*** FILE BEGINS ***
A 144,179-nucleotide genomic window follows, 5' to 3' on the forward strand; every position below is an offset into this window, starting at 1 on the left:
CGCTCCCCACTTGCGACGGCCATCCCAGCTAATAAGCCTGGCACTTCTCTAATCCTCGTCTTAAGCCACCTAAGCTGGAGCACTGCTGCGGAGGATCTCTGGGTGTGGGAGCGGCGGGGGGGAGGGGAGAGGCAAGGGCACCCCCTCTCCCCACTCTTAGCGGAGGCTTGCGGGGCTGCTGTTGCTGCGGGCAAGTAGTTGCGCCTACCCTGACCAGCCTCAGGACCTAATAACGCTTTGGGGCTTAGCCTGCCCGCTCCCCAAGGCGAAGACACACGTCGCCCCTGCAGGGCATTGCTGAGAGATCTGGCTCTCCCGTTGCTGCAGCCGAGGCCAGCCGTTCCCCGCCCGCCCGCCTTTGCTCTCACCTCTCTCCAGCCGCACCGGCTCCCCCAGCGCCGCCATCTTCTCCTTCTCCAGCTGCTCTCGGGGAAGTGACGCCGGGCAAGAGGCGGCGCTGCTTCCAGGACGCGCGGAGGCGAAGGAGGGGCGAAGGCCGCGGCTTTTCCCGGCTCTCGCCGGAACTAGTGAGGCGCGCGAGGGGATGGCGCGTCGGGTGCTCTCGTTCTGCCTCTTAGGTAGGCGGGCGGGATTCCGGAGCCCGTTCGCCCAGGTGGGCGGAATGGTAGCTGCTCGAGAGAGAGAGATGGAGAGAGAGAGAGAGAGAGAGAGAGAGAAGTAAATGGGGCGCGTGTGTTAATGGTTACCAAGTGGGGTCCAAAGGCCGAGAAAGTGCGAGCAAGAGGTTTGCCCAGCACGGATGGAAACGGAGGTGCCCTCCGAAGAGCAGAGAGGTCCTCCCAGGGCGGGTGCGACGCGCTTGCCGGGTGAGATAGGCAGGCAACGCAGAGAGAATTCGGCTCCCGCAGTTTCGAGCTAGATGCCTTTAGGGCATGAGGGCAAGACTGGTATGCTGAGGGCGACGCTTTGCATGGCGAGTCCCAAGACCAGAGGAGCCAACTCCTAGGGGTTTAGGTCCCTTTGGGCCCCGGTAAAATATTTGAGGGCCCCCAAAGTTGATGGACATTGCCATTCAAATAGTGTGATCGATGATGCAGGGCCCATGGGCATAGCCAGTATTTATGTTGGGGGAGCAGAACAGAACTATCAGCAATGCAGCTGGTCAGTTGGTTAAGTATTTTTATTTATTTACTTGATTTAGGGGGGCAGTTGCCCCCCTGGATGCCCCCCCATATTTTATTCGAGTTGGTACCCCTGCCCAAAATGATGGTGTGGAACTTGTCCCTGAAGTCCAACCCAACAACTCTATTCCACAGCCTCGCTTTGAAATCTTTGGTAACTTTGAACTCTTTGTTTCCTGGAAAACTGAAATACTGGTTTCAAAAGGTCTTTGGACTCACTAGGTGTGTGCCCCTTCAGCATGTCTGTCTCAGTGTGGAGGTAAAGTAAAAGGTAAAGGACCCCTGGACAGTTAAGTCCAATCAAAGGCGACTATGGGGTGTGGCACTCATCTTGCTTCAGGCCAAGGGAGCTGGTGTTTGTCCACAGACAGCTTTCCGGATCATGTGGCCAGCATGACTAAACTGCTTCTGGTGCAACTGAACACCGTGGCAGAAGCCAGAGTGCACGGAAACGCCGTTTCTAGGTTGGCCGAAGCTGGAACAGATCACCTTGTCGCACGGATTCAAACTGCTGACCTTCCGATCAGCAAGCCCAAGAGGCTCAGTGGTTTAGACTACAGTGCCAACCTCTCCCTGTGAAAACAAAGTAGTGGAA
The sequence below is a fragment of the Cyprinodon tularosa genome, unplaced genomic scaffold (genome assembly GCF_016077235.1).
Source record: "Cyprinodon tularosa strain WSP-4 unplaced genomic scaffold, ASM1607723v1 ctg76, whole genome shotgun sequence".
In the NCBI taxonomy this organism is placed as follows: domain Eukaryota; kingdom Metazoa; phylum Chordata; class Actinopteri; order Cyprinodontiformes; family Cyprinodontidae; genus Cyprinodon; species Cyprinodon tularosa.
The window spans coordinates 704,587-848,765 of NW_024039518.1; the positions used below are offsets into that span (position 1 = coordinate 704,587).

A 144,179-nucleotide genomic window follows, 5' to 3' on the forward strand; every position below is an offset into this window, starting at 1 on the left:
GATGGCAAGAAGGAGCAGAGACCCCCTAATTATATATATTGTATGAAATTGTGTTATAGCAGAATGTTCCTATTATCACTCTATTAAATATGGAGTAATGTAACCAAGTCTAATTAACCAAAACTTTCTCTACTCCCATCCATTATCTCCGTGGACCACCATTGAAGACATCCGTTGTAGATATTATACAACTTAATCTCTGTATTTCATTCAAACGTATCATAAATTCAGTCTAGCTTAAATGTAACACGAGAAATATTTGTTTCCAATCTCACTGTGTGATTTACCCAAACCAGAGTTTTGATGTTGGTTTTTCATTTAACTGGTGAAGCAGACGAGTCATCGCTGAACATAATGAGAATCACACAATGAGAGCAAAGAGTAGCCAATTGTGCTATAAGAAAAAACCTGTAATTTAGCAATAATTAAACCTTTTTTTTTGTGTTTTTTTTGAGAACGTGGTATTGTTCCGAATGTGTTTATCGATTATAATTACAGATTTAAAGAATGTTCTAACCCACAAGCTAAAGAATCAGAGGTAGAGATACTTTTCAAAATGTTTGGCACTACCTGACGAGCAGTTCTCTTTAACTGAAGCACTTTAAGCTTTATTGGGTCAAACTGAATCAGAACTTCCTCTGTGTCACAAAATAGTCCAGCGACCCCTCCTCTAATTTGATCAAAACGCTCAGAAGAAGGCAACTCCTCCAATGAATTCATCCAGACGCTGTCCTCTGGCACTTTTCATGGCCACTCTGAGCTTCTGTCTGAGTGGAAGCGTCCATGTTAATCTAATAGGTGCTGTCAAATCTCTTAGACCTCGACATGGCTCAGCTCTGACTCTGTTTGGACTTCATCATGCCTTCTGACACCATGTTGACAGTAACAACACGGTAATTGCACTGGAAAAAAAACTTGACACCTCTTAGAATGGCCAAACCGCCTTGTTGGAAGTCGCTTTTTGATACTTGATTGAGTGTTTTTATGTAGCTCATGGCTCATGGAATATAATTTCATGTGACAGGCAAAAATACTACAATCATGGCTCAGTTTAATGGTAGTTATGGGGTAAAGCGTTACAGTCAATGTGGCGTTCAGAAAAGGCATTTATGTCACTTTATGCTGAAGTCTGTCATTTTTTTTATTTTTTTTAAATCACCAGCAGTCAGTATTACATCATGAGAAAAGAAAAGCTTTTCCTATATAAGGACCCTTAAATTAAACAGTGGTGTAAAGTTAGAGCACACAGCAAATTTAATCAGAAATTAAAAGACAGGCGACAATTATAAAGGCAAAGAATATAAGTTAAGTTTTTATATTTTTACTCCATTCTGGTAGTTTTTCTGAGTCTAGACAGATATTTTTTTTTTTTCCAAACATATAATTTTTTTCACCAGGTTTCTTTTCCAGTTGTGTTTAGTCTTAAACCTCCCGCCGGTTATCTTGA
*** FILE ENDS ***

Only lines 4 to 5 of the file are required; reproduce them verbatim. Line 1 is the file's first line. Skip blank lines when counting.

Source record: "Cyprinodon tularosa strain WSP-4 unplaced genomic scaffold, ASM1607723v1 ctg76, whole genome shotgun sequence".
In the NCBI taxonomy this organism is placed as follows: domain Eukaryota; kingdom Metazoa; phylum Chordata; class Actinopteri; order Cyprinodontiformes; family Cyprinodontidae; genus Cyprinodon; species Cyprinodon tularosa.